A political system in flux
President Felix Tshisekedi’s election in the highly contested December 2018 presidential poll, following 18 years of rule by President Joseph Kabila, marked a critical juncture in the DRC’s recent political history. While Tshisekedi won the presidency – widely seen to have been rigged by the outgoing president to preserve his political interests – he has been forced to share power in an institutional context dominated by Kabila appointees and allies. This has severely constrained his manoeuvring space and ability to implement reform. In parallel, Tshisekedi is under pressure from the international community and the Congolese population to prove that his election heralds a new era for Congo.
The fragile equilibrium that has thus far been maintained between the CACH and FCC coalition partners – an inherently contradictory marriage of convenience between former foes – seems increasingly untenable following an escalation of rhetoric and tit-for-tat attacks in early 2020. This followed several months of simmering tensions and institutional delays. Distrust and competition characterise the partnership, with FCC stalwarts fearful a more powerful Tshisekedi will side-line them and act against their interests, while Tshisekedi’s clan accuses the FCC of stalling his agenda as a means to undermine his prospects of winning a second term. The spectre of Kabila’s hand appears to shape many government processes while rumours are already circulating that the former president intends to return to frontline politics come the next election.
Tensions peaked in January 2020 when Tshisekedi used the threat of dissolving the FCC-dominated National Assembly after accusing it of blocking several of his initiatives, sparking a sharp rebuttal from Jeannine Mabunda, a Kabila ally and president of the National Assembly. Meanwhile, Emmanuel Shadary – Kabila’s losing candidate in the 2018 election and permanent secretary of the PPRD, the core party within the FCC coalition – threatened to paralyse the country if charges were brought against Albert Yuma, the powerful chairman of state-owned miner Gécamines and one of the former president’s closest confidantes.
In effect, political power within the CACH-FCC coalition is best seen as a zero-sum game in which the purported coalition partners jostle for influence and seek to out-manoeuvre the other side. Tshisekedi faces limited options: a maintenance of the status quo seems increasingly tricky, particularly as the 2023 presidential and legislative elections draw nearer, with some degree of political manoeuvring already underway. Meanwhile, the dissolution avenue represents a high-stakes gamble for Tshisekedi given he lacks control of the electoral commission and Constitutional Court.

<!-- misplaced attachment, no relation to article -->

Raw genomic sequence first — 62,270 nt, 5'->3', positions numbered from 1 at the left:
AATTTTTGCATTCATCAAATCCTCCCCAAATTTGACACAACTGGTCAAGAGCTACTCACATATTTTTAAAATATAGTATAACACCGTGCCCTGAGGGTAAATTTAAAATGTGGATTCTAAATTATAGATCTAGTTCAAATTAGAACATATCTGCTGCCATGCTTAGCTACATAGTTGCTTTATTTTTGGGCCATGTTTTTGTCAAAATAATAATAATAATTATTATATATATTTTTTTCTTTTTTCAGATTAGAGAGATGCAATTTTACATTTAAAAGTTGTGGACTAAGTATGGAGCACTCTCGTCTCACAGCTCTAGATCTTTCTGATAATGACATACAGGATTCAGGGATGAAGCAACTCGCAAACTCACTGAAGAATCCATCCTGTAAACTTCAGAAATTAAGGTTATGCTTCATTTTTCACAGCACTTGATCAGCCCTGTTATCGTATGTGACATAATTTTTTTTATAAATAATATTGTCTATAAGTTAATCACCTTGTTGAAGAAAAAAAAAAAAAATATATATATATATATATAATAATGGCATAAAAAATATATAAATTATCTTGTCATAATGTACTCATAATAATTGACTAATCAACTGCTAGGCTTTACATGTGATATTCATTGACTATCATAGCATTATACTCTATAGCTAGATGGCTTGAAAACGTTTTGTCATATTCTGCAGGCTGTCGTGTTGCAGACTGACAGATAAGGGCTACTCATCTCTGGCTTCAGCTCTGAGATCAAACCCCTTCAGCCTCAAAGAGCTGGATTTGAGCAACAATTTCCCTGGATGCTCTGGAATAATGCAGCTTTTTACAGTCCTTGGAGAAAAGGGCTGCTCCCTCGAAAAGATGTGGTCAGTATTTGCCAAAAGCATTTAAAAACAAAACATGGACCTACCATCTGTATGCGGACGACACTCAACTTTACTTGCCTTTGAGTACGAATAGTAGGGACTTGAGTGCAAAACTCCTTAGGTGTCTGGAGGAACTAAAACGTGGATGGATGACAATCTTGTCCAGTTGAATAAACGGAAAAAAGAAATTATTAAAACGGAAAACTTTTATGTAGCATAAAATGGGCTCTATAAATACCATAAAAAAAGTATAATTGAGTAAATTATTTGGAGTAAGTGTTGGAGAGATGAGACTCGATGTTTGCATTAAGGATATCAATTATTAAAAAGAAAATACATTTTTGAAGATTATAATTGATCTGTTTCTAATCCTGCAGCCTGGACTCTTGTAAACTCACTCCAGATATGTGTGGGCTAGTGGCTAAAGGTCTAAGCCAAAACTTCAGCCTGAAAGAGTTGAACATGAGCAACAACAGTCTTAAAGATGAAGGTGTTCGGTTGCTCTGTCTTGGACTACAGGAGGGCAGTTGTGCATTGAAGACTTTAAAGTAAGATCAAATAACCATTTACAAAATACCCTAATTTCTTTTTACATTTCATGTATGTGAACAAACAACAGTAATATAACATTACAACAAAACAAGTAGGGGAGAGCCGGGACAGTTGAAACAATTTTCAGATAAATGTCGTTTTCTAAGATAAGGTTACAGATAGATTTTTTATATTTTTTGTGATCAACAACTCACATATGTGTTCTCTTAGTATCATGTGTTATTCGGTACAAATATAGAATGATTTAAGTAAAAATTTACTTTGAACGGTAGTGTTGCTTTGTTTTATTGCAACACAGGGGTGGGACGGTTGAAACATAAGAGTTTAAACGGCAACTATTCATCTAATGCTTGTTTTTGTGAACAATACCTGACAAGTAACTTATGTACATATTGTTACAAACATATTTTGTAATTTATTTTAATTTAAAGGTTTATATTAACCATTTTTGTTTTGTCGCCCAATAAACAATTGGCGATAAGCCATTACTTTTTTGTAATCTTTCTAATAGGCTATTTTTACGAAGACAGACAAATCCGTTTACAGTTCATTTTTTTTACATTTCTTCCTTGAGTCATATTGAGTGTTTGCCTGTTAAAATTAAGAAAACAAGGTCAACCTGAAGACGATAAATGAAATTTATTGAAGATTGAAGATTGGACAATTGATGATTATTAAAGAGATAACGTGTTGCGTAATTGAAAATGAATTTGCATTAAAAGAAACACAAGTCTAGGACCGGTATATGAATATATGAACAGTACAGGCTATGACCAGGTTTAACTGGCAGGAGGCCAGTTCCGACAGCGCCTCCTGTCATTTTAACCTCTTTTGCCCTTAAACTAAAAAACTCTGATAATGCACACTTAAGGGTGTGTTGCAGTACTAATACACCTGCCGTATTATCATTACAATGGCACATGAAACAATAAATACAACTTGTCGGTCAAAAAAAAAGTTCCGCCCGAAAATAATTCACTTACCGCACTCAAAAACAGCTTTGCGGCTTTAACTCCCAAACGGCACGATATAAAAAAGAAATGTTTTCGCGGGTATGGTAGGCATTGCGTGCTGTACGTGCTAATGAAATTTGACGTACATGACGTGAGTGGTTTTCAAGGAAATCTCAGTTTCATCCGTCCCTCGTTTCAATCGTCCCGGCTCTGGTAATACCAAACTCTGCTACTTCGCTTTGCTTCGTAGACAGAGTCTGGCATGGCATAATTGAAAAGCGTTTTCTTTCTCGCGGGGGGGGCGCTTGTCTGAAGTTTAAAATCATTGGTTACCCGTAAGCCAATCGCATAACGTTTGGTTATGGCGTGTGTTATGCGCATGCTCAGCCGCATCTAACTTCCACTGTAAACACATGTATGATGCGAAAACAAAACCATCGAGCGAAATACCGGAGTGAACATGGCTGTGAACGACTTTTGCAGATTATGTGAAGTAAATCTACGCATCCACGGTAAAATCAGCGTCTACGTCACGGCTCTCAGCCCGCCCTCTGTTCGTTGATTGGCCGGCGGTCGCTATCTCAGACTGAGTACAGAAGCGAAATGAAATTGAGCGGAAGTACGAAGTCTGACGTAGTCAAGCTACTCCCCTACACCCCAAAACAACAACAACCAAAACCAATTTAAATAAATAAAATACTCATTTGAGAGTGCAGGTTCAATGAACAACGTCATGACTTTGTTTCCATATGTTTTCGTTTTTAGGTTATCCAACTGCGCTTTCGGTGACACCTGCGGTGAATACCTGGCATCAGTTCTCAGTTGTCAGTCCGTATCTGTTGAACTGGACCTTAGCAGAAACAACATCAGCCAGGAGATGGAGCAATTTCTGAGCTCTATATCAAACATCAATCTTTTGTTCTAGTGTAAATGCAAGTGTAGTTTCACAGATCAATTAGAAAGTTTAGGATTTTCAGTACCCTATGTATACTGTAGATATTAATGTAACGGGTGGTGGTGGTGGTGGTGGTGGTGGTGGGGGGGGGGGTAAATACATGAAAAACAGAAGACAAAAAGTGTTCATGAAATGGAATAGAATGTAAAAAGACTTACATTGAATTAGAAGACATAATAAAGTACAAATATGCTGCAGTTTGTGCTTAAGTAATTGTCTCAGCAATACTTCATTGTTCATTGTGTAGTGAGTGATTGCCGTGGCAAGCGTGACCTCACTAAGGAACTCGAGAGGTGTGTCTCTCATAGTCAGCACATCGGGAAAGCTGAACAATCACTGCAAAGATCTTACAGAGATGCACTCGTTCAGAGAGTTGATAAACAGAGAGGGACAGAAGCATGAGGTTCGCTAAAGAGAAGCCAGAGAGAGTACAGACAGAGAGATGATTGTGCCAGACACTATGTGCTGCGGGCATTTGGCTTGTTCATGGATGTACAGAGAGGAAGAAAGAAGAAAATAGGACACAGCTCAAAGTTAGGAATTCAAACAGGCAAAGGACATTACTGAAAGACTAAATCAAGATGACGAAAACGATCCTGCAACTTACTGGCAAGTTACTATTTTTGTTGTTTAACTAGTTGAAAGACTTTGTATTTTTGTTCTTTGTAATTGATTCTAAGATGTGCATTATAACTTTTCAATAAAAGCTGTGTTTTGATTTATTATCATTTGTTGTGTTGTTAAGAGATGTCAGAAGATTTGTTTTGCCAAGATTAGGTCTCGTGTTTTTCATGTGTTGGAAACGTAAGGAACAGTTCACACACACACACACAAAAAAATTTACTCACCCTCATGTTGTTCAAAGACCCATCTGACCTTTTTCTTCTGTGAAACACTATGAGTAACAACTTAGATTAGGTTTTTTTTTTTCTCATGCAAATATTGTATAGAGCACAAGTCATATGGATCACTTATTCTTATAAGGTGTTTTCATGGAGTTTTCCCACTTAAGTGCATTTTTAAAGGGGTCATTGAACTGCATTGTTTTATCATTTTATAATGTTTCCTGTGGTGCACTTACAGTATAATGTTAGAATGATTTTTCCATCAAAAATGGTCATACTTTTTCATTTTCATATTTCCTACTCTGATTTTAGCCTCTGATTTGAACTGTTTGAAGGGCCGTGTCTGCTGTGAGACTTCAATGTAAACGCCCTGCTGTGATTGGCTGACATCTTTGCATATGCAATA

Rather, a more likely scenario is a transition to a formal cohabitation style of government – as advocated by some figures within Tshisekedi’s camp – characterised by an executive and government led by opposing parties. The cohabitation scenario would likely lead to an institutional crisis characterised by even greater levels of antagonism and competition between the former coalition partners than what is occurring today. This could in turn lead to inertia in government business. However, both coalition parties are acutely aware of the significant costs, instability and risks this would entail and will continue to seek to maintain the existence of the coalition until its collapse becomes inevitable.
Implications for business
Foreign investors made themselves scarce in the run up to the 2018 election and have been slow to return, bar a handful of high-profile announcements in the last six months such as the expansion by Kenya’s Equity Bank into Congo, Trafigura’s financing of a $450 million copper and cobalt facility or GE’s signing of a memorandum of understanding with the government on infrastructure and health projects reportedly worth up to $1.8 billion.
Nonetheless, most foreign investors continue to adopt a wait-and-see approach as they look with unease at the current political pairing. For those looking to invest in Congo, adopting a two-pronged engagement strategy and forging strong relationships on either side of the political spectrum is key to unlocking success. Investors should avoid single track engagements to insulate investments from accusations of political bias, while avoiding “playing politics”, focusing instead on delivering consistent messaging that demonstrates alignment with government priorities. In this respect, developing a strong understanding of local political dynamics and priorities, institutions and decision-making structures – and monitoring how the balance of power evolves – is crucial.
Additionally, while there is significantly more scrutiny of the government since Tshisekedi has been in power and the brazen corruption of the Kabila administration appears at least moderately reduced, corruption risks remain high. Practices are entrenched, institutional oversight mechanisms are weak, and the judiciary is rotten. Moreover, the complex stakeholder landscape may indeed provide more avenues for fixers and high-level influence peddling.
Given the political flux, forward-looking investors already present in Congo should also implement robust business continuity plans with contingency planning to limit the fallout from institutional crises and ensure that disruption to operations is minimised. Congo has always been a highly complex country for business but laced with additional uncertainties, effective planning and proactive risk management will be essential to mitigating some of the possible fallouts.
About the author: Elliott O’Carroll is a Consultant in Africa Practice’s Intelligence and Analysis team, specialising in Francophone Africa.